FBS gives excellent results in comparison to other bovine serums. 

On the downside, ethical issues are involved in isolating, processing and distributing FBS.

Why is only fetal bovine serum used? 

There are numerous options besides FBS, such as horse, goat and rabbit sera available to grow cells however, the most trusted one is the FBS. There are many benefits of it. 

  • First, the FBS or fetal bovine serum is widely used and proven serum media for eukaryotic cell culture. 
  • It contains more nutrients than any other sera or bovine serum. 
  • Also, it has fewer protein components that hinder cell growth. 
  • It contains less gamma globulin and more fetal albumin than other natural media. 
  • It has fewer antibodies, especially IgG which binds to cells preliminary to stop cell growth. 
  • Less complement protein in FBS also minimizes undesirable side effects. 

The above-enlisted benefits make it more effective and useful than other serum and sera. 


Related article: Explaining the whole karyotyping technique and procedure.


Benefits of FBS: 

  • Rich in nutrients- filled with cell proliferative components.
  • Provides buffering capacity. 
  • Neutralizes toxins.
  • Supply energy, carbohydrates and protein to the culture 
  •  Provides vitamins, trace elements, transport proteins and other protein factors which are necessary. 
  • Also provides adherence and extension to culture. 
  • Provides hormones for better growth. 
  • Facilitates a better environment for excellent in vitro cell culture. 
  • Also, stabilize the culture and minimize toxin effects. 
  • Induce cell differentiation. 

Production and processing of FBS: 

The whole process of serum preparation is divided into four steps: Production, processing, testing and storing.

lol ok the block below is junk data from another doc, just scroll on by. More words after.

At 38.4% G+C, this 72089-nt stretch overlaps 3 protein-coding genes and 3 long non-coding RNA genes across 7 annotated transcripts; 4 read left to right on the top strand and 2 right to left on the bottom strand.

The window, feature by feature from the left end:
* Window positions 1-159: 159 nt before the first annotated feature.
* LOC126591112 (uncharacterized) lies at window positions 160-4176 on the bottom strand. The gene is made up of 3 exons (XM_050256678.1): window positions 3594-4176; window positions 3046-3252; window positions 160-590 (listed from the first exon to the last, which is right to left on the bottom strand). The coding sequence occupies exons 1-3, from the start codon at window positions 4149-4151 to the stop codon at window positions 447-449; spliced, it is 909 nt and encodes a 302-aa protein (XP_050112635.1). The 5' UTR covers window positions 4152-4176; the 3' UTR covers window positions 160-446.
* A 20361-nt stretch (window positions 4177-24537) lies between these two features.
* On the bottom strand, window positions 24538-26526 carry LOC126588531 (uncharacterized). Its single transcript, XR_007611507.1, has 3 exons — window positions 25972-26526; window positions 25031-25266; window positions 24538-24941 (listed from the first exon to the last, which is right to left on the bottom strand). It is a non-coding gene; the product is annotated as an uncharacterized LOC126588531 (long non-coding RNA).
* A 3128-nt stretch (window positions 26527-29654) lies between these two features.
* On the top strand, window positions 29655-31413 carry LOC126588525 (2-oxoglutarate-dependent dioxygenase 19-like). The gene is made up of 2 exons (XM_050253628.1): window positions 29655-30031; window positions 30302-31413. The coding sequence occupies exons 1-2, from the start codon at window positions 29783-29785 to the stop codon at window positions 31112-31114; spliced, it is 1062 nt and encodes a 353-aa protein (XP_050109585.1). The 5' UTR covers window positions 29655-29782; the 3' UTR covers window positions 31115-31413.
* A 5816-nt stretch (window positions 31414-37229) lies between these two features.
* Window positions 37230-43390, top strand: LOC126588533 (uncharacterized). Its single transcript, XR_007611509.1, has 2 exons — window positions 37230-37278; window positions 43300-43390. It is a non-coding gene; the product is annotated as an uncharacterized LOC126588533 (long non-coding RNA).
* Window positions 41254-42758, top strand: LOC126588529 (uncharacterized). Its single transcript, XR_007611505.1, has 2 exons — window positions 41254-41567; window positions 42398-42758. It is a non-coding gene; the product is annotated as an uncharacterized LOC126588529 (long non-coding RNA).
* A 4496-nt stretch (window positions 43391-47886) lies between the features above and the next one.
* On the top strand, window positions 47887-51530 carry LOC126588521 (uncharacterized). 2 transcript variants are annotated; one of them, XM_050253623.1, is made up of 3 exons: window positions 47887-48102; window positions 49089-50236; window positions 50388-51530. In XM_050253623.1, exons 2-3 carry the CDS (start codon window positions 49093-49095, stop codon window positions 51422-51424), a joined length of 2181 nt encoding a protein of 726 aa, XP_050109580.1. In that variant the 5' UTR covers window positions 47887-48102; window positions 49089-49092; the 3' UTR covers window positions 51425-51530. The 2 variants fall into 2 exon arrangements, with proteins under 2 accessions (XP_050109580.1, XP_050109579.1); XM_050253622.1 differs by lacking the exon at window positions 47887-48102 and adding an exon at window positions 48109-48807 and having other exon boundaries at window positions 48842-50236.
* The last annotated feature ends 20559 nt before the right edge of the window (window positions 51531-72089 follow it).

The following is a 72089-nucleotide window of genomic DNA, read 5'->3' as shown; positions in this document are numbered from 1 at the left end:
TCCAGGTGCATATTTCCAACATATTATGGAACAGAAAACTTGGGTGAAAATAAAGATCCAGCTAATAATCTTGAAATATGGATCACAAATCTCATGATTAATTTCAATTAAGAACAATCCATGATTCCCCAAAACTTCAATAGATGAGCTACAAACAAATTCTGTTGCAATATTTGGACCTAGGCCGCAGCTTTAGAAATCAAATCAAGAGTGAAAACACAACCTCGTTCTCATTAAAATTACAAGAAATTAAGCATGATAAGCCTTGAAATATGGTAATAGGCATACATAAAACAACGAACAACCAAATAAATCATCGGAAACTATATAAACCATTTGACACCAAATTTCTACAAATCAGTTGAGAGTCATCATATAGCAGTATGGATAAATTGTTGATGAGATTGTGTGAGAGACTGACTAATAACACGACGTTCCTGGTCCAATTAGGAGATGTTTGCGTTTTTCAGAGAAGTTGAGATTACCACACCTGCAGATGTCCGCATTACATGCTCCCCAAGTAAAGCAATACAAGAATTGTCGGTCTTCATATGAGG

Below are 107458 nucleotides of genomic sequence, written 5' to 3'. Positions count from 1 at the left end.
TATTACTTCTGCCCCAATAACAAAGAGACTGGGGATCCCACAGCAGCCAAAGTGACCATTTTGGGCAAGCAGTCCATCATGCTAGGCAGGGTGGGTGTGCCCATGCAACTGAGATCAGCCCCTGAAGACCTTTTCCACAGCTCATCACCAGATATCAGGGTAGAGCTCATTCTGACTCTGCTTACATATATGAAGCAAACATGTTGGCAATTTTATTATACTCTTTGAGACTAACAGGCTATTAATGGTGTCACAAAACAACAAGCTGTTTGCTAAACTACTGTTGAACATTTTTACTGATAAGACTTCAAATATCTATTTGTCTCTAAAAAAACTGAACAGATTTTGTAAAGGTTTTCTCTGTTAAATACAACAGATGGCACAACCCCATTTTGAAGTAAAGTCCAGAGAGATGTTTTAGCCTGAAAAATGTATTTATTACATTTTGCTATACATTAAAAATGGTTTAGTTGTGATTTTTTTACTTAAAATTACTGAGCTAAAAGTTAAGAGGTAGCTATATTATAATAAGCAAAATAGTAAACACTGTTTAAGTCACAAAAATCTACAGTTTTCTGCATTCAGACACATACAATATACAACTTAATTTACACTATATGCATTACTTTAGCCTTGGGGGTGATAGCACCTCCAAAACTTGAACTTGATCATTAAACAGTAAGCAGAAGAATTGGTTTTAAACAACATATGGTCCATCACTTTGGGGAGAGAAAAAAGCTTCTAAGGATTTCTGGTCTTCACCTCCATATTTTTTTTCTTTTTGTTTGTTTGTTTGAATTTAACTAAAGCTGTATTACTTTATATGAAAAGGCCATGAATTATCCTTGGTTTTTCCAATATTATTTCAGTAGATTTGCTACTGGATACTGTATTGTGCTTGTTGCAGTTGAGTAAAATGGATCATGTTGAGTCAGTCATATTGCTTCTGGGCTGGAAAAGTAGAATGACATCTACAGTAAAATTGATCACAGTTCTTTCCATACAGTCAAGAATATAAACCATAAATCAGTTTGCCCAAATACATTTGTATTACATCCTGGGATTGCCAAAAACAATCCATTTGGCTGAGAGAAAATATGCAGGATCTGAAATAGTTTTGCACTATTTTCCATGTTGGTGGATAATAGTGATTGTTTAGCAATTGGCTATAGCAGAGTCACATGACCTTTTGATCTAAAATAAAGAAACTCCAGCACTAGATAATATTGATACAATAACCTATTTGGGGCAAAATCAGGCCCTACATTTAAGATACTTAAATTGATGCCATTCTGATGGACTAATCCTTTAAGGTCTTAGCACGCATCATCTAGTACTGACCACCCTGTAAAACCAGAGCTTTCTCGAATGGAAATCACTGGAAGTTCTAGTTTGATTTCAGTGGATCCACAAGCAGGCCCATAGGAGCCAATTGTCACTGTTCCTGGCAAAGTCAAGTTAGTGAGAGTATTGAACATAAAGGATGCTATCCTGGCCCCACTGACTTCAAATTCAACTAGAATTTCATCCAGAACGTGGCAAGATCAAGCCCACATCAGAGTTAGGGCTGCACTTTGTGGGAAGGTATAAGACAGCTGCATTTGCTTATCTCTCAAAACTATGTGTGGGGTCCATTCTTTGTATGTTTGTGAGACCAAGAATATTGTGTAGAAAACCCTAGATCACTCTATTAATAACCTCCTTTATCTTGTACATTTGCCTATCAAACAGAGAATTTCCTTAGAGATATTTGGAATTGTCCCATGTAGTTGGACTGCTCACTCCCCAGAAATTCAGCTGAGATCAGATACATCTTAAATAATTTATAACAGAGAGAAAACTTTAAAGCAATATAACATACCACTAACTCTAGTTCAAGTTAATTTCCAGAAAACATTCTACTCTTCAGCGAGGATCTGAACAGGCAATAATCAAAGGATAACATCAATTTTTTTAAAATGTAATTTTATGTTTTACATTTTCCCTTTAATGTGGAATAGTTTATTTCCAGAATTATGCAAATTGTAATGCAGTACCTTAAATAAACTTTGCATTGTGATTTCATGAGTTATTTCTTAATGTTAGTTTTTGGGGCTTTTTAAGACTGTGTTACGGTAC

Cattle blood, a byproduct of slaughterhouses, is used to prepare the FBS. 

A method, known as a cardiac puncture in which blood is drained directly from the heart of slaughtered cattle fetuses. 

The procedure is performed aseptically to minimize the risk of contamination and blood is collected in sterile plastic bags to clot.  

After collection, the blood is allowed to make free the serum component followed by centrifugation. 

Centrifugation enables the separation of two phases from which the serum is collected. The collected serum is sent for filtration to remove other contaminants. 

Usually, bacteria and fungus are removed using a sterile 0.1-micrometer membrane filter, however, viruses can’t. Note that to make it more effective, the filtration is performed thrice. 

Irradiation by gamma rays helps to remove viral contaminants. 

The raw serum is stored below 10°C temperature for longer use. 

In the next phase, different testing is performed in order to validate the lot of serum which are screening tests for virus and mycoplasma, microbial sterility testing, endotoxin, hemoglobin and IgG testing. 

Total protein assay and fibrin assay are also performed prior to distribution and use. Common test are enlisted here in the table:

Test for FBS 
pH test 
Osmolarity 
Sterility testing- bacterial and fungi 
Endotoxin 
Hemoglobin 
Immunoglobulin testing 
Bovine virus diarrhea
Cytopathic agents 
Performance testing 
Protein assay 
Fibrin assay 
Radial diffusion assay 

FBS- storing and testing: 

FBS itself is a sensitive fluid and used in sensitive experiments such as cell culture and so to maintain its integrity and to improve productivity, it is stored frozen usually between -5°C to -20°C